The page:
There’s no way around it. Sunday’s game in London was embarrassing for the Chicago Bears. Aside from charging back in the game to take a 21-17 lead in the second half over the lowly Oakland Raiders, there were too many alarming things that the team put on film. Raiders coach Jon Gruden coached circles around Bears coach Matt Nagy in the first half. None of what we had seen from the Bears defense the past three games was present against Oakland.

Oakland’s rookie running back Josh Jacobs was getting what he wanted all night. The gameplay early was obvious, punish the Bears with constant misdirection. Moreover the Raiders neutralized the pass rush that had terrorized its first four opponents. The Bears failed to record a single sack Sunday.

The offense for a second consecutive week didn’t show up to play. The “just enough to get by” wasn’t enough to defeat the Raiders. In a week where the defense wasn’t at its historic level, the play of the offense was alarming.

The Offensive Line and the Run Game

The Bears only rushed for 42 yards on 17 carries. An unacceptable number for a team trying to manage the absence of starting quarterback Mitchell Trubisky. A running back room with David Montgomery and Tarik Cohen should never rush for 42 yards. This falls into the lap of the offensive line.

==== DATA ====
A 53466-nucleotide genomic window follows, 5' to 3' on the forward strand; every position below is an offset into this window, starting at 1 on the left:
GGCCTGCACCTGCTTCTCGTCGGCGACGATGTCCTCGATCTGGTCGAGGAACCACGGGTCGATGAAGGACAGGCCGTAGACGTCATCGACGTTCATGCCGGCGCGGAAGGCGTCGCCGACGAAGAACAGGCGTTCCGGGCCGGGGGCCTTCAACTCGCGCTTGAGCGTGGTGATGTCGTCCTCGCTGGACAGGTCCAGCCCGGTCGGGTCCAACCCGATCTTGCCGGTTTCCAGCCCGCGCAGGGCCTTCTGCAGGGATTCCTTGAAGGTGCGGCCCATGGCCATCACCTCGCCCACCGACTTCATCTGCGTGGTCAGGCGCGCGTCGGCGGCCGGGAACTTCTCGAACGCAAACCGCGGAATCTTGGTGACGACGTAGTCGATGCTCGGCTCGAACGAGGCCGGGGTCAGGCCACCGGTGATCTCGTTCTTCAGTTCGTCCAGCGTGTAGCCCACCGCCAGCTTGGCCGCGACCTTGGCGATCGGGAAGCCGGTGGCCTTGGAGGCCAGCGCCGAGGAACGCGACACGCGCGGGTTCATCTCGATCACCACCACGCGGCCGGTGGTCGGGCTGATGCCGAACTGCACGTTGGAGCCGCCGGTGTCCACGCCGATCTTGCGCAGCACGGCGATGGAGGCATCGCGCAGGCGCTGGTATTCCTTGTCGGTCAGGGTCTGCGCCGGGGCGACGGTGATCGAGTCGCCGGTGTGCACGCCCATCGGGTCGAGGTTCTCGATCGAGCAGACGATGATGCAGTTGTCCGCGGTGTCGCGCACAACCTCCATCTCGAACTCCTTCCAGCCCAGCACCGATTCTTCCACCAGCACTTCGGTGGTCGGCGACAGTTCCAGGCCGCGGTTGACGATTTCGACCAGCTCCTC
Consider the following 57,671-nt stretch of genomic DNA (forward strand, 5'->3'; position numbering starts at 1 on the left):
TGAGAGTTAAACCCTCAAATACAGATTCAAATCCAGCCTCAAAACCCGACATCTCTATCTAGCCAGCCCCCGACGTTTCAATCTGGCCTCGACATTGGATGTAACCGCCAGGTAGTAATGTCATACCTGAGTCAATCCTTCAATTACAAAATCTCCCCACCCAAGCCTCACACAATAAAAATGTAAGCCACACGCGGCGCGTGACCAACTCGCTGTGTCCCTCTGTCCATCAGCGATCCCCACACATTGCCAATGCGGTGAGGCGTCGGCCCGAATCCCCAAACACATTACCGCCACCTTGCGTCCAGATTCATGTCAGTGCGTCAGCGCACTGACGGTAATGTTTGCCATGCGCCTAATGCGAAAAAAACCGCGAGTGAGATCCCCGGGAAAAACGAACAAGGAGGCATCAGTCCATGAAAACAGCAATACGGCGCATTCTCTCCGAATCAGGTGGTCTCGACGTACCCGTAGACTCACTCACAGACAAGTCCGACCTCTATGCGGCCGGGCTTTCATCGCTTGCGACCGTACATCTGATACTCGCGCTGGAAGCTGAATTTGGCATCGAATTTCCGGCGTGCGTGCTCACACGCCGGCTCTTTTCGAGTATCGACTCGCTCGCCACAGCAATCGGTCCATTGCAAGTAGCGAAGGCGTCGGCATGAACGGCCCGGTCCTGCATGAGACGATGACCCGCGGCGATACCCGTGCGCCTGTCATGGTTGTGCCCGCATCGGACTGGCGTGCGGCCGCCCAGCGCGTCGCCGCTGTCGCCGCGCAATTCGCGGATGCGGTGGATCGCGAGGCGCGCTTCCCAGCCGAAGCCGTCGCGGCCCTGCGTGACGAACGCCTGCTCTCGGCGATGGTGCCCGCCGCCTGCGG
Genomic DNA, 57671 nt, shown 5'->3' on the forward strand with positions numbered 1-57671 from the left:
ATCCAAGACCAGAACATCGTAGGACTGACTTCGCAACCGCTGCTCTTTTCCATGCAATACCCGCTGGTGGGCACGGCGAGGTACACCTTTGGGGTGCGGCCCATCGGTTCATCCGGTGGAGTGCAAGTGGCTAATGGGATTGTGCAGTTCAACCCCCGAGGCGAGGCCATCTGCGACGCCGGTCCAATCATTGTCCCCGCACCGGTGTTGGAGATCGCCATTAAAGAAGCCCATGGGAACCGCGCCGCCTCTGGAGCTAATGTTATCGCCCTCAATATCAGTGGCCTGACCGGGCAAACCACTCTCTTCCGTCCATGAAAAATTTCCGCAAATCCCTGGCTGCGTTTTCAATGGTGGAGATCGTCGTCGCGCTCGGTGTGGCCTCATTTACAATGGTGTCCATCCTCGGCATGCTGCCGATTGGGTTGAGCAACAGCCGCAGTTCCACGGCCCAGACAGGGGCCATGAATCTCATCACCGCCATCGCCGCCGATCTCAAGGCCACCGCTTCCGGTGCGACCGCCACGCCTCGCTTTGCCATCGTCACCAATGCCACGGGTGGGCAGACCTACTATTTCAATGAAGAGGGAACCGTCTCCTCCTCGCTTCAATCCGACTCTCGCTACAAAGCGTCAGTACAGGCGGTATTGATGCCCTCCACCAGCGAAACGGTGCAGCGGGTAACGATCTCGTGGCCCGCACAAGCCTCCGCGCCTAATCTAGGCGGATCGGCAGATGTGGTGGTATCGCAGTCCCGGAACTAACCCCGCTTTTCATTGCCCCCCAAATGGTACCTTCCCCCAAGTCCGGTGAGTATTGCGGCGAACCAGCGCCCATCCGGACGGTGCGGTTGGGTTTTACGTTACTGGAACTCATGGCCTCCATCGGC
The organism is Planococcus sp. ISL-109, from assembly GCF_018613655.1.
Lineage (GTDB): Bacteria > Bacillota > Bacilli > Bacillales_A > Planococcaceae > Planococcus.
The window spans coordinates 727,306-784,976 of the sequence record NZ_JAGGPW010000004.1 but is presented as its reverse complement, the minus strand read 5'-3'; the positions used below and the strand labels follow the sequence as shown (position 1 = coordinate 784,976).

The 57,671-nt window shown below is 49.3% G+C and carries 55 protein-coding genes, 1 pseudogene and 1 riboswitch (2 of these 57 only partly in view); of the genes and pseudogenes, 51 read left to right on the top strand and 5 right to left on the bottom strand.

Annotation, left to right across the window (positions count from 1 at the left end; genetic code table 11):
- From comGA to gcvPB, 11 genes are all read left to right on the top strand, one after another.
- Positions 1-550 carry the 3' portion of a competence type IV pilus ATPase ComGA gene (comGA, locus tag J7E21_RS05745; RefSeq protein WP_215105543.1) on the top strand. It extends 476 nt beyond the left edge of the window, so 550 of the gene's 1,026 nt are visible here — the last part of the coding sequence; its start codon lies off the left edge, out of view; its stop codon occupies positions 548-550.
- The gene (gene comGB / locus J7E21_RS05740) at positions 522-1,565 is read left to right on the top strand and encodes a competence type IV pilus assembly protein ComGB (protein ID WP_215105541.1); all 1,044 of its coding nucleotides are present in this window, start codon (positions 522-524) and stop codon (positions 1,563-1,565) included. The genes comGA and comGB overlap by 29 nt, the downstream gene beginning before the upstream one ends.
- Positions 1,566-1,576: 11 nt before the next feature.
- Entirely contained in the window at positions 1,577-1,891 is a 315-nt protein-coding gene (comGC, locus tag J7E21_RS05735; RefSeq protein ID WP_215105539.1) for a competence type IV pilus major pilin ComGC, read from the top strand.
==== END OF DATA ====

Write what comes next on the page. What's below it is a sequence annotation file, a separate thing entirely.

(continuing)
Adding rookie running back David Montgomery was one of the big talks of the Bears offseason. On the season however the Bears are only averaging 3.9 yards per carry. Through five games, the Bears have just 403 yards which is good for 26th in the league.

Cohen in particular is a player that hasn’t been able to get the footing he’s needed to be successful. Regarded by many to be the most electric player on the Bears team, Cohen has only amassed 37 rushing yards on the season but only with 17 carries. Combined Montgomery and Cohen only have 262 yards.

The bye week for the Bears is this coming week and will hopefully be used to answer many of the questions surrounding their defense of a division title. Being able to move the ball on the ground should be the mainstay of a team struggling to find an identity on offense.

Matt Nagy’s Response

As always the head coach will have to answer for the shortcomings of his football team. Matt Nagy, brought in to continue the development of Mitchell Trubisky and create offensive production is at a real fork in the road of his early Bears career. Nagy did not place the entirety of the blame on the offensive line but did say that players needed to start winning more of their matchups.

You’ve got to win your one-on-one battles, and that’s just not the offensive line, that’s everybody. Whenever you have some places within your game that are struggling, that’s immediately what you go to and so there is a challenge there for all of us to be better. Win your one-on-one battle. You win your one-on-one battle then good things should happen.